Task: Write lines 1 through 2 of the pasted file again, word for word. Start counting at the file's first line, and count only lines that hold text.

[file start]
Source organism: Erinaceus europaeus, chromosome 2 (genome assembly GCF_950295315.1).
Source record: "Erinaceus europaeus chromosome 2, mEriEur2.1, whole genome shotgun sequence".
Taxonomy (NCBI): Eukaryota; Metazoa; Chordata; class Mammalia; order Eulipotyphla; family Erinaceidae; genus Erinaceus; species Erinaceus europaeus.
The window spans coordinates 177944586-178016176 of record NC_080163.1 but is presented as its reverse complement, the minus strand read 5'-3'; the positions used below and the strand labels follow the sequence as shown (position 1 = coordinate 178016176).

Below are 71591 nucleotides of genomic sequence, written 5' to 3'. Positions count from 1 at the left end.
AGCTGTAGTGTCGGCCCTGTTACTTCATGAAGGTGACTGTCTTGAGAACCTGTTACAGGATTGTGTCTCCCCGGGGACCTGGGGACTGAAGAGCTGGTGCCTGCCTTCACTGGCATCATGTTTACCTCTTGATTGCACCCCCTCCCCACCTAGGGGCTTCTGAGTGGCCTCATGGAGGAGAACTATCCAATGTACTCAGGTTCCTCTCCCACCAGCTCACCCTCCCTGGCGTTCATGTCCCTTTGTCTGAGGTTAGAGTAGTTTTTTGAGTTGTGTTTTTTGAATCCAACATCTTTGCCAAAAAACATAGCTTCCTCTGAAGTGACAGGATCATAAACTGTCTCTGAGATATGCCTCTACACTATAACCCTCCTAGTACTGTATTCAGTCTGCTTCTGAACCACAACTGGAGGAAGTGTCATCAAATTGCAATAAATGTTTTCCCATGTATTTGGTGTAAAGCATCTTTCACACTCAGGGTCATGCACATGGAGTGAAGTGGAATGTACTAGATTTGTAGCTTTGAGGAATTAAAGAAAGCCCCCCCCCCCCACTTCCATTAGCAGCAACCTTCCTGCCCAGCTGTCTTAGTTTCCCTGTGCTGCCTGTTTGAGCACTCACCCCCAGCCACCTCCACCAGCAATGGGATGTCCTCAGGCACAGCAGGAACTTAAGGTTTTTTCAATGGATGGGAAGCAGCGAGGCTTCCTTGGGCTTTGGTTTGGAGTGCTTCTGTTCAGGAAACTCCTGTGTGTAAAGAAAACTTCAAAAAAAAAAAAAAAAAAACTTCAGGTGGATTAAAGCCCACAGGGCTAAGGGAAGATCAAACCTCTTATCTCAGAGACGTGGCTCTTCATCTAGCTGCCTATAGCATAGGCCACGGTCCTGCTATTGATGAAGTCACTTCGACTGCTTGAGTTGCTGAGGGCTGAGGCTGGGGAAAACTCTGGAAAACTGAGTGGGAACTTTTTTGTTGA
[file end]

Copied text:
Source organism: Erinaceus europaeus, chromosome 2 (genome assembly GCF_950295315.1).
Source record: "Erinaceus europaeus chromosome 2, mEriEur2.1, whole genome shotgun sequence".